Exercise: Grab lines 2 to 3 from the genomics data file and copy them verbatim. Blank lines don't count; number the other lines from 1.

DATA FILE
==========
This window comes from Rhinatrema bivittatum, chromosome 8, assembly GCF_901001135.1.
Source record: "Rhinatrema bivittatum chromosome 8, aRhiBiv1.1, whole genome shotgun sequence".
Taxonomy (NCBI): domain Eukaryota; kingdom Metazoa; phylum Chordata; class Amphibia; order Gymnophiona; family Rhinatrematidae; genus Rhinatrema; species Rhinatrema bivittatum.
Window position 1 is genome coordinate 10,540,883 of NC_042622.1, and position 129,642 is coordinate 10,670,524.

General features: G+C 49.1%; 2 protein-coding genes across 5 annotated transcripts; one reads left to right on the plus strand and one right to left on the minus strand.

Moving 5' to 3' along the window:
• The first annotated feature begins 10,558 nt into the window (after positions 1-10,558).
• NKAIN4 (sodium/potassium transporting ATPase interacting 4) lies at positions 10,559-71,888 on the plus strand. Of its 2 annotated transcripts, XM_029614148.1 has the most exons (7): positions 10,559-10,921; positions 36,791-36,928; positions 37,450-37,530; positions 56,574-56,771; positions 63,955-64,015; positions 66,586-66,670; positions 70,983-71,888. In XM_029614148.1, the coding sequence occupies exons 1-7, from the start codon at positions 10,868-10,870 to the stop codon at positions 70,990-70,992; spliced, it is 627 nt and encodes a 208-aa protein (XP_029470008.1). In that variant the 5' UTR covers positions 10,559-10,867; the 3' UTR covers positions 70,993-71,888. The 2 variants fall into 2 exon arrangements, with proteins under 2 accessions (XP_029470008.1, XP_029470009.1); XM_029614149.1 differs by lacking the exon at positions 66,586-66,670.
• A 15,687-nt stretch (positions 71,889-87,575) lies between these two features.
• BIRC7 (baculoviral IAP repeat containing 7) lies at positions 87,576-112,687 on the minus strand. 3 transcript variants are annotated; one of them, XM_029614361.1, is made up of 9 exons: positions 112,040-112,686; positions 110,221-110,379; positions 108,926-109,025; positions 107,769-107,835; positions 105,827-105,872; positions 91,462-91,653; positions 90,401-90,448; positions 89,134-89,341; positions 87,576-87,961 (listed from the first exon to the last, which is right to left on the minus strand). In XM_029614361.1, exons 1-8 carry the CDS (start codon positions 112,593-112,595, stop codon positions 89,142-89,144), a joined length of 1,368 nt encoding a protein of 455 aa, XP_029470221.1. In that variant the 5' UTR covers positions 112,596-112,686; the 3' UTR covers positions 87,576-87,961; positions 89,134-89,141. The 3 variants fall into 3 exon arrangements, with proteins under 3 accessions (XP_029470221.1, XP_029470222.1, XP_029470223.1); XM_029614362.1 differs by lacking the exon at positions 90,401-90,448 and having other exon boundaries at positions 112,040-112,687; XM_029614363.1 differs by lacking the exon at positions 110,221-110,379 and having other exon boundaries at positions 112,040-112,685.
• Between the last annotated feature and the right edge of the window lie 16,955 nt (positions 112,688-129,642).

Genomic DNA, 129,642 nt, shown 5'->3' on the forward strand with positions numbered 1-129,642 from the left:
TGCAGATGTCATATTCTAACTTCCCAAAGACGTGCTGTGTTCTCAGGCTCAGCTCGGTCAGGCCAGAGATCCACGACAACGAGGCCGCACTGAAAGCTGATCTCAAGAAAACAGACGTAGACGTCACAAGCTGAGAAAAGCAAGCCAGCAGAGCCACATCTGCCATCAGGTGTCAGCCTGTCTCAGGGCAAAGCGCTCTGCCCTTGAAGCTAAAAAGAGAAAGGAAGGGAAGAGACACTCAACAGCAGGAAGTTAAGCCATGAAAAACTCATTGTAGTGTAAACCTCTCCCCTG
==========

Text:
Source record: "Rhinatrema bivittatum chromosome 8, aRhiBiv1.1, whole genome shotgun sequence".
Taxonomy (NCBI): domain Eukaryota; kingdom Metazoa; phylum Chordata; class Amphibia; order Gymnophiona; family Rhinatrematidae; genus Rhinatrema; species Rhinatrema bivittatum.